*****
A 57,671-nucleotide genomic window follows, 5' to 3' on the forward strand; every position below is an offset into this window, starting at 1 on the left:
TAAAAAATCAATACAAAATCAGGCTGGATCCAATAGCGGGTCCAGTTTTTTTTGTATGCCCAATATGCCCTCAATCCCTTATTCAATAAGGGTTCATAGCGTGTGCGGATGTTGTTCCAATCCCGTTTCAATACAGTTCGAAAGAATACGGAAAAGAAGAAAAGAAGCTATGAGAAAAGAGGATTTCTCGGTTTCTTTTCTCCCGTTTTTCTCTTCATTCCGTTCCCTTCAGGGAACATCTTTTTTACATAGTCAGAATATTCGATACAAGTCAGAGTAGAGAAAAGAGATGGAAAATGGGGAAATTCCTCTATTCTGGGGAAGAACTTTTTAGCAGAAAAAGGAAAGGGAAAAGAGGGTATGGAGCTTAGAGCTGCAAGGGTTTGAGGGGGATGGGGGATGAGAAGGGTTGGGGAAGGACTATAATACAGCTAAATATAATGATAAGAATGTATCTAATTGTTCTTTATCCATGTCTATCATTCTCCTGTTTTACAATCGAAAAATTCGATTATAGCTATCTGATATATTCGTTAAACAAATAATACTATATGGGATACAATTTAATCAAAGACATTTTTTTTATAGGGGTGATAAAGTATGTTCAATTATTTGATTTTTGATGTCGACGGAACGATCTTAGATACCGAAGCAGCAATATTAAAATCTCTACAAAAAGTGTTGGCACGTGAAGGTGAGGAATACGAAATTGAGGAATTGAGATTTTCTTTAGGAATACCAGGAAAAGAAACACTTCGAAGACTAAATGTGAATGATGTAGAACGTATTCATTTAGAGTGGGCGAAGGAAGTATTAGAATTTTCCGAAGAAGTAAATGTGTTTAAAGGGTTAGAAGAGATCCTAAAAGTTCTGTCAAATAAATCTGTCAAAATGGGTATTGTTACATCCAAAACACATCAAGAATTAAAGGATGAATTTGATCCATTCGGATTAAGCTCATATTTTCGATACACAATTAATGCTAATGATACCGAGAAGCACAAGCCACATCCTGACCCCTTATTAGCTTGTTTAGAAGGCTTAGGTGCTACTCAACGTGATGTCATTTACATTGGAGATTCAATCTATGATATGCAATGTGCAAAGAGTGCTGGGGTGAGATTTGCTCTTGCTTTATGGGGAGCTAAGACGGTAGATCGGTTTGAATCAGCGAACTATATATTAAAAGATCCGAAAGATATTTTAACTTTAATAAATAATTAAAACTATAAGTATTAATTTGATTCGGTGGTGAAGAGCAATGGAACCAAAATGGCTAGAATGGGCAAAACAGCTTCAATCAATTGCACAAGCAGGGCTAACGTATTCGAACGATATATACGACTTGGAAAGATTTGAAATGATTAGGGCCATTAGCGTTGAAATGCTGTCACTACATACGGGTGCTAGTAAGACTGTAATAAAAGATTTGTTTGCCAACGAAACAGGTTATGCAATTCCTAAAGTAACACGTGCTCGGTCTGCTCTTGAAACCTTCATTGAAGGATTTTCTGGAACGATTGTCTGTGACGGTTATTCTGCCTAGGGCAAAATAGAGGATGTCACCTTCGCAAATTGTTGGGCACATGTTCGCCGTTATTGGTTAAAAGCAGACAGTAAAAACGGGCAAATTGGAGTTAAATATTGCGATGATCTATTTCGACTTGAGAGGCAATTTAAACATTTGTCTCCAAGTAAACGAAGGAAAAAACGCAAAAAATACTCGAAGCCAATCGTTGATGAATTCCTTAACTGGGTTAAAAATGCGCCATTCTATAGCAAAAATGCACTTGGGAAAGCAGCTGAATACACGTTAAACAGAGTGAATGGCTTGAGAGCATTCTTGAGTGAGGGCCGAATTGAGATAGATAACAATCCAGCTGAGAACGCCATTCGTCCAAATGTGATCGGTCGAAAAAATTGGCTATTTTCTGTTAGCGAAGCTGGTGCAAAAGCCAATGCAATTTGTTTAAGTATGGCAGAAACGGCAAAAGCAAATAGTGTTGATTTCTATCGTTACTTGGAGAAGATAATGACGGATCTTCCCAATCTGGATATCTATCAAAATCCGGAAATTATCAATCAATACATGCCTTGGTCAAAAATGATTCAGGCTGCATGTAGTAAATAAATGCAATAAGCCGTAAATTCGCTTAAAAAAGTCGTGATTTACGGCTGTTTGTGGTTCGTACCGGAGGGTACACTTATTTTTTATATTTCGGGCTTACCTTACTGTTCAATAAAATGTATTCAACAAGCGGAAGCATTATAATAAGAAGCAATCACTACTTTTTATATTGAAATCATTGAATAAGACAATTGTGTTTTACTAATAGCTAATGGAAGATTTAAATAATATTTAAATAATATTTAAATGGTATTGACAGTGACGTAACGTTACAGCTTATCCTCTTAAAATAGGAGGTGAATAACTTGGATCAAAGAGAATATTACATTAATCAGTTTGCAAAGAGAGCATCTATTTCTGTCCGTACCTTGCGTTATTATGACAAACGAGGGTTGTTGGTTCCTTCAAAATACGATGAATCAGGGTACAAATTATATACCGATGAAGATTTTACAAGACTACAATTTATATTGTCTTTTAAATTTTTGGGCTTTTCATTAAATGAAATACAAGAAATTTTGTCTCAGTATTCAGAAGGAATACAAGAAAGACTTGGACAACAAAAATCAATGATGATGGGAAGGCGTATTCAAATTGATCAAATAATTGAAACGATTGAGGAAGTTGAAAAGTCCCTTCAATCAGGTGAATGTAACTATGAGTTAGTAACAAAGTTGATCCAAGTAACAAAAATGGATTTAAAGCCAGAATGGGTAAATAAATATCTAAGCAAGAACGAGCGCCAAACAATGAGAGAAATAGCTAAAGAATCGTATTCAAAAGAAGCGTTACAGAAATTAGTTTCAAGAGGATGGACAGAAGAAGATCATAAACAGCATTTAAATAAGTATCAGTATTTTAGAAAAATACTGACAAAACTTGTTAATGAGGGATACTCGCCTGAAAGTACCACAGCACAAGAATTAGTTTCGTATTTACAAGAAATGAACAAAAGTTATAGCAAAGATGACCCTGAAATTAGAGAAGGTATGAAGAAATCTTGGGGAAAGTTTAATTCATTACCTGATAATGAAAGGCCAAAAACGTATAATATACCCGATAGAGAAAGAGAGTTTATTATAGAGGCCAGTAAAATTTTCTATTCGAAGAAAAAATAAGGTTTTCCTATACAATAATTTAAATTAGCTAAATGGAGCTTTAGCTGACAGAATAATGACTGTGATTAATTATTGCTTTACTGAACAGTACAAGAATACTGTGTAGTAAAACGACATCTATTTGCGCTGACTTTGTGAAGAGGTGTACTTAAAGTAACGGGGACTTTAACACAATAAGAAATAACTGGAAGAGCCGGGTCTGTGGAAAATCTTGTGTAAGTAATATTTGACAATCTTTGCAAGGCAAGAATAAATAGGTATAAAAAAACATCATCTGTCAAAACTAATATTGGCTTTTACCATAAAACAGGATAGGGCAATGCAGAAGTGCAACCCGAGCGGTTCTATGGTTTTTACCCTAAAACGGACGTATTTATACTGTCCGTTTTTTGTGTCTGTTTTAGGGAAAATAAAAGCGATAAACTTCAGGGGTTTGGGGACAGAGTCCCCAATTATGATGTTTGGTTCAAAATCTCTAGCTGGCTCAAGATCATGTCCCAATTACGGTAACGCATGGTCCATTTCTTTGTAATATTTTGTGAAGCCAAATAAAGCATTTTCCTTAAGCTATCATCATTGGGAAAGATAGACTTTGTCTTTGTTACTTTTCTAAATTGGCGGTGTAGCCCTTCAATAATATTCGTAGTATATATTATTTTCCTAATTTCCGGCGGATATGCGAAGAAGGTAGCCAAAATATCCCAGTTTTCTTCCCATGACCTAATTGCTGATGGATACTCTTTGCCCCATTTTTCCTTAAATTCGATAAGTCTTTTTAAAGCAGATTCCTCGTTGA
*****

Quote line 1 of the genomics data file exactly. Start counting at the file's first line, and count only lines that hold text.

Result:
A 57,671-nucleotide genomic window follows, 5' to 3' on the forward strand; every position below is an offset into this window, starting at 1 on the left: